Seven Great Quotes by Alvin Toffler

28 July 2016 | Think­ing in New Ways

Alvin Tof­fler was emi­nent­ly quotable because he was emi­nent­ly bril­liant. His lega­cy will be a long one [link].

The future arrives too soon and in the wrong order,” was one Tof­fler line that has stuck with me. And his sen­ti­ment that “our moral respon­si­bil­i­ty is not to stop the future, but to shape it… to chan­nel our des­tiny in humane direc­tions and to try to ease the trau­ma of tran­si­tion” was a call to action that still inspires me. He died in late June at the age of 87.

Said The New York Times [link]:

Mr. Tof­fler was a self-trained social sci­ence schol­ar and suc­cess­ful free­lance mag­a­zine writer in the mid-1960s when he decid­ed to spend five years study­ing the under­ly­ing caus­es of a cul­tur­al upheaval that he saw over­tak­ing the Unit­ed States and oth­er devel­oped coun­tries.

The fruit of his research, “Future Shock” (1970), sold mil­lions of copies and was trans­lat­ed into dozens of lan­guages, cat­a­pult­ing Mr. Tof­fler to inter­na­tion­al fame. It is still in print.

My first encounter with Future Shock was as a teenag­er in 1976, after my old­er broth­er brought it home as high school read­ing. To say the least, I was shocked and (at the same time) fas­ci­nat­ed by things in the future; and it was Toffler’s point of view from the 70s that has steered so many of us who have pur­sued relat­ed stud­ies.

Today, I both admire and share Toffler’s focus on the impact of tech­nol­o­gy and change on the human expe­ri­ence. Almost 50 years after Future Shock, too many still allow them­selves to become obsessed with advances in tech­nol­o­gy while for­get­ting or dis­miss­ing the impact on human­i­ty, some­thing Tof­fler warned so strong­ly about.

Many econ­o­mists and oth­ers have had to learn the hard way that to leave out the human fac­tor is to put any and all pro­jec­tions in per­il. We may nev­er move beyond the kind of shock pro­filed by Tof­fler in his sev­er­al (all great) books [list­ed here]. Then again, The Nextsens­ing Project is ded­i­cat­ed to help­ing lead­ers deal with such shock as a nor­mal (or, at least, unavoid­able) occur­rence that we can face with con­fi­dence — if are well-equipped to deal with it.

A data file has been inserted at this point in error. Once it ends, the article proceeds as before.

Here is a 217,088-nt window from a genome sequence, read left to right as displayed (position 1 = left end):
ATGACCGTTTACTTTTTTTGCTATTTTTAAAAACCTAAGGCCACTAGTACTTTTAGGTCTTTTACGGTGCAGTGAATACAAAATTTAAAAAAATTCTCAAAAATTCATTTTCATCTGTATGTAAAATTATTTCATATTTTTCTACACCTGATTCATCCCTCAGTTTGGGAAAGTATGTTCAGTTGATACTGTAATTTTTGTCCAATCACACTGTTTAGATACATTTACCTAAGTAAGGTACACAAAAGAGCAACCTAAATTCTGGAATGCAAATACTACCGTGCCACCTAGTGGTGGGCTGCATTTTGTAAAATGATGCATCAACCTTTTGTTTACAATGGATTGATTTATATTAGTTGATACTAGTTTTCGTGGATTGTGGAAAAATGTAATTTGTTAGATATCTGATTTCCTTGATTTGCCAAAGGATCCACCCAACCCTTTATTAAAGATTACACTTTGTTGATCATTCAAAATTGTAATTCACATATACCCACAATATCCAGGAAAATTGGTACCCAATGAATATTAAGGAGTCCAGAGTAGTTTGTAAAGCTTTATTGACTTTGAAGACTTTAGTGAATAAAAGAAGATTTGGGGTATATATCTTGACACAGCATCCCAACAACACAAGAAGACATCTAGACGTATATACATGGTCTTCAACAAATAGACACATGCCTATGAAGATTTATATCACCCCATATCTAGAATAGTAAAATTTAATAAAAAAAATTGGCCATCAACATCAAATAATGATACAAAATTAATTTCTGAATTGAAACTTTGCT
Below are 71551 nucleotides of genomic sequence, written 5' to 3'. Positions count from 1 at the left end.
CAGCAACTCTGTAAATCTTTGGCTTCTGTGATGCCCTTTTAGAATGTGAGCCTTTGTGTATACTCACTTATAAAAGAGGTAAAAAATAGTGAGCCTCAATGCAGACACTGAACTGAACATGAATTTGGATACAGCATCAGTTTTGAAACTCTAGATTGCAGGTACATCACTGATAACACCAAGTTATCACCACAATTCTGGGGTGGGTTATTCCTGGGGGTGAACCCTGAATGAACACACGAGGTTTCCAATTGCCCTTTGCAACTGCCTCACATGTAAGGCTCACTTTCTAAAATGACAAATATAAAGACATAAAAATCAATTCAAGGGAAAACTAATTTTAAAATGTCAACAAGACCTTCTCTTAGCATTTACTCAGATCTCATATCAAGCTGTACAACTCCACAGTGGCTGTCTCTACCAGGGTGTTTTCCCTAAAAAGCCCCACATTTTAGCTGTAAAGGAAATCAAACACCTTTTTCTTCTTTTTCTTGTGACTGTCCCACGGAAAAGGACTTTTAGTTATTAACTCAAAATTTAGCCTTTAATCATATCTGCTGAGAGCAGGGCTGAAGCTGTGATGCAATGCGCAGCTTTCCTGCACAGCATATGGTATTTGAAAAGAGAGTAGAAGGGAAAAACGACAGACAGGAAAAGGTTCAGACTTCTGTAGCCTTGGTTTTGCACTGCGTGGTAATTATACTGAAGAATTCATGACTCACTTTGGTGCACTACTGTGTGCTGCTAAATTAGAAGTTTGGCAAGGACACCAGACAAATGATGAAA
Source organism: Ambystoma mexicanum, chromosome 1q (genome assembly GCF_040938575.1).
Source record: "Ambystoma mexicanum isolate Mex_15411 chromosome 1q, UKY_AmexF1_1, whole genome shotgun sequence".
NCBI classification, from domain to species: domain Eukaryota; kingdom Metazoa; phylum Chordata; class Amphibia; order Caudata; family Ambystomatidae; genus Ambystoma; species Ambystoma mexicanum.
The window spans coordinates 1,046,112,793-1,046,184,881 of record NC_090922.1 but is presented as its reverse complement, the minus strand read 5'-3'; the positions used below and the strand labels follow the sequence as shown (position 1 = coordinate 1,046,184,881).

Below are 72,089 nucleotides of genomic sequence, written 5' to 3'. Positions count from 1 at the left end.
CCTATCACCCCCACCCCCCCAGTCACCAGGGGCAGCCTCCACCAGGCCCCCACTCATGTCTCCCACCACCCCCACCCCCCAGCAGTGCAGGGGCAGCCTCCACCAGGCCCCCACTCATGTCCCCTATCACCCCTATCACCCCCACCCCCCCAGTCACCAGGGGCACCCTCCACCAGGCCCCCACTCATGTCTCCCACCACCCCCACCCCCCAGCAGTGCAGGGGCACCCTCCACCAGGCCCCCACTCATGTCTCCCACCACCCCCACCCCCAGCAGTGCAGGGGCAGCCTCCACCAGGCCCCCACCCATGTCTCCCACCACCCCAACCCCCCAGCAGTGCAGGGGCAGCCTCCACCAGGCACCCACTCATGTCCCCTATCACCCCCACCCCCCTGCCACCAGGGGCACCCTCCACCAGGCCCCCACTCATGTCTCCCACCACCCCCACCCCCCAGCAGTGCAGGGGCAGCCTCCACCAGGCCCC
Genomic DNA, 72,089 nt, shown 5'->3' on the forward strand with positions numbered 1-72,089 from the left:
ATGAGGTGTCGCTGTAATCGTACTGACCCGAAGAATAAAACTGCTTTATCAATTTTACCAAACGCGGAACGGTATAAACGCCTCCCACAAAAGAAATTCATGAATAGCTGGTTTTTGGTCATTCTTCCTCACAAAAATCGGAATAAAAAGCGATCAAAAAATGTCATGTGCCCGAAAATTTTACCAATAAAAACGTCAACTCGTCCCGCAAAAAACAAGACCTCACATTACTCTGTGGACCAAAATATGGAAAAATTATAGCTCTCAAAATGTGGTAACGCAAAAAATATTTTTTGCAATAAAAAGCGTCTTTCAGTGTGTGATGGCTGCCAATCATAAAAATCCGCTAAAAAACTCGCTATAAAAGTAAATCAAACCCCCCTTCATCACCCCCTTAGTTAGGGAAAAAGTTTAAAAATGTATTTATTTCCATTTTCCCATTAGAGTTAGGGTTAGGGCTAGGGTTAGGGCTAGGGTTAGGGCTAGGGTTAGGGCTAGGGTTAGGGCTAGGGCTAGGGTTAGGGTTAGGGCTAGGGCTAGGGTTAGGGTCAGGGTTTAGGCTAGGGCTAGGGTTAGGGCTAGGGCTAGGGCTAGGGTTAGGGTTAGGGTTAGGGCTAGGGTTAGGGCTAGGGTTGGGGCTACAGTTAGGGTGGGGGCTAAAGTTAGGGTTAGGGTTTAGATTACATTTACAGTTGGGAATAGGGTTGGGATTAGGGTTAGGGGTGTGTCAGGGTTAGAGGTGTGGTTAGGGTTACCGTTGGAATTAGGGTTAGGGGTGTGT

Tof­fler, to my mind, want­ed to enable a new mind­set; and he has left to all who admire his work the daunt­ing task of design­ing firms that embrace, not block, such new think­ing. As said, Tof­fler was emi­ni­nent­ly quotable, so much so that any sev­en quotes do not do his career jus­tice. But per­haps these sev­en will spur you to read (or re-read) Toffler’s works or per­haps catch him on a YouTube video. You will not regret any time you spend with this notable thought leader.

7 Great Quotes

Change is not mere­ly nec­es­sary to life — it is life.

Future shock is the shat­ter­ing stress and dis­ori­en­ta­tion that we induce in indi­vid­u­als by sub­ject­ing them to too much change in too short a time.

If you don’t have a strat­e­gy, you’re part of some­one else’s strat­e­gy.

Human­i­ty faces a quan­tum leap for­ward. It faces the deep­est social upheaval and cre­ative restruc­tur­ing of all time. With­out clear­ly rec­og­niz­ing it, we are engaged in build­ing a remark­able new civ­i­liza­tion from the ground up. This is the mean­ing of the Third Wave.

One of the def­i­n­i­tions of san­i­ty is the abil­i­ty to tell real from unre­al. Soon we’ll need a new def­i­n­i­tion.

The next major explo­sion is going to be when genet­ics and com­put­ers come togeth­er. I’m talk­ing about an organ­ic com­put­er — about bio­log­i­cal sub­stances that can func­tion like a semi­con­duc­tor.

The illit­er­ate of the 21st cen­tu­ry will not be those who can­not read and write, but those who can­not learn, unlearn, and relearn.

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